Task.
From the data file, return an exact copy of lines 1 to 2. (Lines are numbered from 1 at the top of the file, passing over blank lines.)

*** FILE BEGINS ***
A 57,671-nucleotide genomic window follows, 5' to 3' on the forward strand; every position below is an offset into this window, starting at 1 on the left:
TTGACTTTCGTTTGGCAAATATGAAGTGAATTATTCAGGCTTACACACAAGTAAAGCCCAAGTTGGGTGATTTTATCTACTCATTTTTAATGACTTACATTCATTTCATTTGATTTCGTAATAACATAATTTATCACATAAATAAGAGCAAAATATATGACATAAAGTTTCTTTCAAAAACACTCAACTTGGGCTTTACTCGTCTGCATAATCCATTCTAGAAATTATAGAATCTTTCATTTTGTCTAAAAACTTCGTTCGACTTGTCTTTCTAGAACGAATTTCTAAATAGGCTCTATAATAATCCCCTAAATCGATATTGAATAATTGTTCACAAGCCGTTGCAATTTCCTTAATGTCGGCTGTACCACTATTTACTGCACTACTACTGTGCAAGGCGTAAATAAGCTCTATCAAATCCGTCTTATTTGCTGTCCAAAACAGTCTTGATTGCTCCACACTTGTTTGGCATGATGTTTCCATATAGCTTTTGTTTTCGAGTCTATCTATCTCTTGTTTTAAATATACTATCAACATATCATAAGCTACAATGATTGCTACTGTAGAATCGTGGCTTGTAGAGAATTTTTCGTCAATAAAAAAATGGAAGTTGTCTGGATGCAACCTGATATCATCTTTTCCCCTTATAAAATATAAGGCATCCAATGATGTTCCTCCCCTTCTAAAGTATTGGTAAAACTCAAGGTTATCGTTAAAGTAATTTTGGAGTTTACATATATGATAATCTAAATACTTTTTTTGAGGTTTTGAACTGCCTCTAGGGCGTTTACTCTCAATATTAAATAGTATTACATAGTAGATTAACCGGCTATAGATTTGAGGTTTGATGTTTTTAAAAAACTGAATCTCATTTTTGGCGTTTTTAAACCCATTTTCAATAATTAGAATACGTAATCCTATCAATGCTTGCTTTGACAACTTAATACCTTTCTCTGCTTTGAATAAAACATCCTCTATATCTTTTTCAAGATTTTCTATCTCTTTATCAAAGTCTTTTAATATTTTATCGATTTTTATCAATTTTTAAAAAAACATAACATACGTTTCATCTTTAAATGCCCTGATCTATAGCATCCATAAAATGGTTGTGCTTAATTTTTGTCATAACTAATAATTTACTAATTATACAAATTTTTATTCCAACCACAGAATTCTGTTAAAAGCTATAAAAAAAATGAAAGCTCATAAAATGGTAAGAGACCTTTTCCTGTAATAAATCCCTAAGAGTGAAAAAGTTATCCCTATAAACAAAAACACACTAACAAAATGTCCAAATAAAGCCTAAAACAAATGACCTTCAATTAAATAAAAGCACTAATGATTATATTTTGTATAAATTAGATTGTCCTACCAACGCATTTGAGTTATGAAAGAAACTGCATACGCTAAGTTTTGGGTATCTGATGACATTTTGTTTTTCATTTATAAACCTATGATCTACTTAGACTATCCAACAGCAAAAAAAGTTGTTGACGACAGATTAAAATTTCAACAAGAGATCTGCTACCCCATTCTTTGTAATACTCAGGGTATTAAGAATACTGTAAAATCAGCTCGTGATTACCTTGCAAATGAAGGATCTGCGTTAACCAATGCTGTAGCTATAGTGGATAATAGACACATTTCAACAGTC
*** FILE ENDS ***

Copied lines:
A 57,671-nucleotide genomic window follows, 5' to 3' on the forward strand; every position below is an offset into this window, starting at 1 on the left:
TTGACTTTCGTTTGGCAAATATGAAGTGAATTATTCAGGCTTACACACAAGTAAAGCCCAAGTTGGGTGATTTTATCTACTCATTTTTAATGACTTACATTCATTTCATTTGATTTCGTAATAACATAATTTATCACATAAATAAGAGCAAAATATATGACATAAAGTTTCTTTCAAAAACACTCAACTTGGGCTTTACTCGTCTGCATAATCCATTCTAGAAATTATAGAATCTTTCATTTTGTCTAAAAACTTCGTTCGACTTGTCTTTCTAGAACGAATTTCTAAATAGGCTCTATAATAATCCCCTAAATCGATATTGAATAATTGTTCACAAGCCGTTGCAATTTCCTTAATGTCGGCTGTACCACTATTTACTGCACTACTACTGTGCAAGGCGTAAATAAGCTCTATCAAATCCGTCTTATTTGCTGTCCAAAACAGTCTTGATTGCTCCACACTTGTTTGGCATGATGTTTCCATATAGCTTTTGTTTTCGAGTCTATCTATCTCTTGTTTTAAATATACTATCAACATATCATAAGCTACAATGATTGCTACTGTAGAATCGTGGCTTGTAGAGAATTTTTCGTCAATAAAAAAATGGAAGTTGTCTGGATGCAACCTGATATCATCTTTTCCCCTTATAAAATATAAGGCATCCAATGATGTTCCTCCCCTTCTAAAGTATTGGTAAAACTCAAGGTTATCGTTAAAGTAATTTTGGAGTTTACATATATGATAATCTAAATACTTTTTTTGAGGTTTTGAACTGCCTCTAGGGCGTTTACTCTCAATATTAAATAGTATTACATAGTAGATTAACCGGCTATAGATTTGAGGTTTGATGTTTTTAAAAAACTGAATCTCATTTTTGGCGTTTTTAAACCCATTTTCAATAATTAGAATACGTAATCCTATCAATGCTTGCTTTGACAACTTAATACCTTTCTCTGCTTTGAATAAAACATCCTCTATATCTTTTTCAAGATTTTCTATCTCTTTATCAAAGTCTTTTAATATTTTATCGATTTTTATCAATTTTTAAAAAAACATAACATACGTTTCATCTTTAAATGCCCTGATCTATAGCATCCATAAAATGGTTGTGCTTAATTTTTGTCATAACTAATAATTTACTAATTATACAAATTTTTATTCCAACCACAGAATTCTGTTAAAAGCTATAAAAAAAATGAAAGCTCATAAAATGGTAAGAGACCTTTTCCTGTAATAAATCCCTAAGAGTGAAAAAGTTATCCCTATAAACAAAAACACACTAACAAAATGTCCAAATAAAGCCTAAAACAAATGACCTTCAATTAAATAAAAGCACTAATGATTATATTTTGTATAAATTAGATTGTCCTACCAACGCATTTGAGTTATGAAAGAAACTGCATACGCTAAGTTTTGGGTATCTGATGACATTTTGTTTTTCATTTATAAACCTATGATCTACTTAGACTATCCAACAGCAAAAAAAGTTGTTGACGACAGATTAAAATTTCAACAAGAGATCTGCTACCCCATTCTTTGTAATACTCAGGGTATTAAGAATACTGTAAAATCAGCTCGTGATTACCTTGCAAATGAAGGATCTGCGTTAACCAATGCTGTAGCTATAGTGGATAATAGACACATTTCAACAGTC